Bracken Moor

By Alexi Kaye Campbell. Independent Theatre, Adelaide. Directed by Rob Crosser. Odeon Theatre, Norwood (SA). November 14-22, 2014

Bracken Moor is an ingeniously multi-layered work – equal parts hard-hitting social commentary, heart-wrenching family drama and chilling gothic horror story.

Set against the backdrop of the 1937 Yorkshire mining crisis, the play opens with aristocratic mine-owner, Harold (Brant Eustice), deciding to lay off over 100 workers, despite the protestations of foreman, John (Angus Henderson).

Calpurnia Descending

Written by Sisters Grimm. Directed by Declan Greene. Merlyn Theatre, Cooper’s Malthouse (Vic). Nov 13 – 30, 2014.

Sometimes, when confronted with spectacular talent, those around them are held in such thrall that no-one is prepared to say “you just crossed the line from innovation to indulgence” – or from “excellence to excessiveness.” This seems to be the case with the amazing combination of Ash Flanders and Declan Greene (Sisters Grimm) – it appears no one has told them that the work loses its brilliance when it becomes schoolboy campery.

Cyrano de Bergerac

By Edmond Rostand. Adapted and Directed by Andrew Upton. Original translation by Marion Potts. Sydney Theatre. Nov 11 – Dec 20, 2014.

The scene was set for a starry starry opening night when into the audience strolled Robert Redford, accompanying Cate Blanchett, in a break from  filming their movie Truth,  that is being shot in Sydney.

Sitting on the other side of Cate was, of course, her husband/ director/ adaptor Andrew Upton.

Any distraction was soon swept away by Upton’s production which blissfully resisted the temptation to update the period in which the play is set – allowing the text and performance to shine.

Pennsylvania Avenue

By Joanna Murray-Smith. Melbourne Theatre Company (Vic). Director Simon Phillips Musical Director: Ian McDonald. Set and Costume Designer: Shaun Gurton. Video Designer: Chris More. Southbank Theatre, The Sumner. 8 November - 20 December, 2014

Pennsylvania Avenue is less about script, and more about performer. Playwright Joanna Murray-Smith has, after all, written this one-woman show for Bernadette Robinson to play, and what a performer she is! Director Simon Phillips completes the Trinity with his return to MTC.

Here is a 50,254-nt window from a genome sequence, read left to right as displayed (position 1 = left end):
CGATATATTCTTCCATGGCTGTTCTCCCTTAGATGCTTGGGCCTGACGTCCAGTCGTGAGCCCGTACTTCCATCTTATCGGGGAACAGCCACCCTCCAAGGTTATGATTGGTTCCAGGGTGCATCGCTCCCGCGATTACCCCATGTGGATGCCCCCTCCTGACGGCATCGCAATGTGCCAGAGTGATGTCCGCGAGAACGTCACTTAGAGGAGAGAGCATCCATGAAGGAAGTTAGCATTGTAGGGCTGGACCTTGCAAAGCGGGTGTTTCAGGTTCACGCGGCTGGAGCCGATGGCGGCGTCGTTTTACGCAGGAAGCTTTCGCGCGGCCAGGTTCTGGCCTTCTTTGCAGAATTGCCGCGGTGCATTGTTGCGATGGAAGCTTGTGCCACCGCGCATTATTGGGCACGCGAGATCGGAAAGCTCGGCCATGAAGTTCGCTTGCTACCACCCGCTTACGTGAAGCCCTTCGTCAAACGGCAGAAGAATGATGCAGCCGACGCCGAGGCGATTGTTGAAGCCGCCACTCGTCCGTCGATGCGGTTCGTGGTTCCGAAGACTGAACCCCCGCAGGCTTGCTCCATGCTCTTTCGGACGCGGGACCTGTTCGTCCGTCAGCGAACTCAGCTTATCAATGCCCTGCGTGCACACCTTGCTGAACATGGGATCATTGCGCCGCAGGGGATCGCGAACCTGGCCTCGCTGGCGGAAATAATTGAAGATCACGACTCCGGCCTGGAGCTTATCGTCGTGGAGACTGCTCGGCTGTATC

A contemplative tone pervades as Harper reminiscences on her retirement day after 40 years service in the East Wing of the White House. Her improbable impact on Presidents Kennedy, Johnson, Ford, Nixon, Carter, Reagan and Bush resemble a Forrest Gump influence.

It Could Be Any One Of Us

By Alan Ayckbourn. Directed by Erik Strauts. St. Jude’s Hall, Brighton (SA). November 13-22, 2014

This latest offering from the talented St. Jude’s Players is an atmospherically staged and energetically performed production of a sedately formulaic play.

A Christmas Carol

Adapted by Benedict Hardie & Anne-Louise Sarks from the novel by Charles Dickens. Belvoir St Theatre Upstairs. Nov 8 – Dec 24, 2014.

On a bleak, dark stage cold with flurries of snow, Ebenezer Scrooge hunches over his desk, endlessly checking his riches. Behind him, Bob Crachit waits quietly for the end of another day. The silent, empty stage and the two lonely figures are a stark introduction to this new adaptation of Dickens’ time-honoured tale.

Requiem for Dalinka

By Peter Marks & Ben Pfeiffer, dramaturgy by Deborah Rechter. Gasworks Theatre, Albert Park (VIC). 12-22 November 2014.

Possibly Requiem for Dalinka is a great play.


By Puccini. Opera Australia. Director: John Bell. Conductor: Andrea Molino. Arts Centre Melbourne, State Theatre. Nov 12 – Dec 13, 2014.

This was a lavish production. Minimalist was nowhere to be seen as every set towered over the performers. In Act 1 the church of Sant' Andrea della Valle looked magnificent with layers of gold on the walls and in the gaol of Act 3 a guard patrolled the upper level.

Setting the opera in Nazi Germany worked well. I particularly liked the “shepherd boy” being a young Jewish lad inside the gaol, with an uncertain future. In the second act Scarpia molests an embarrassed female officer in front of the other soldiers.


By Rogers and Hammerstein. Koorliny Arts Centre (WA). Nov 6 – 15, 2014.

Rogers and Hammerstein's Cinderella at Koorliny Arts Centre is a delightful production, suitable for the whole family, beautifully presented and well performed.

Regular readers will know that it is difficult for me to review the performance of lead performer Madeleine Shaw. I will simply say that I believe that this is her best theatrical performance to date.


By Anton Chekhov. Mophead, Catnip Productions and ATYP. Nov 5 – 22, 2014

There hasn’t been a bad Anthony Skuse production all year – and there have been many. Skuse is a master artist; he re-sculpts and re-jigs but always remains respectful of the source material. Platonov under the direction of Skuse is no exception.

Certainly not one of Chekvov’s best plays, in the hands of a hard-working and inspired cast, the wonderfully intimate ATYP space, and Sir Skuse, we forgive the relentless, depressing plod of Platonov.

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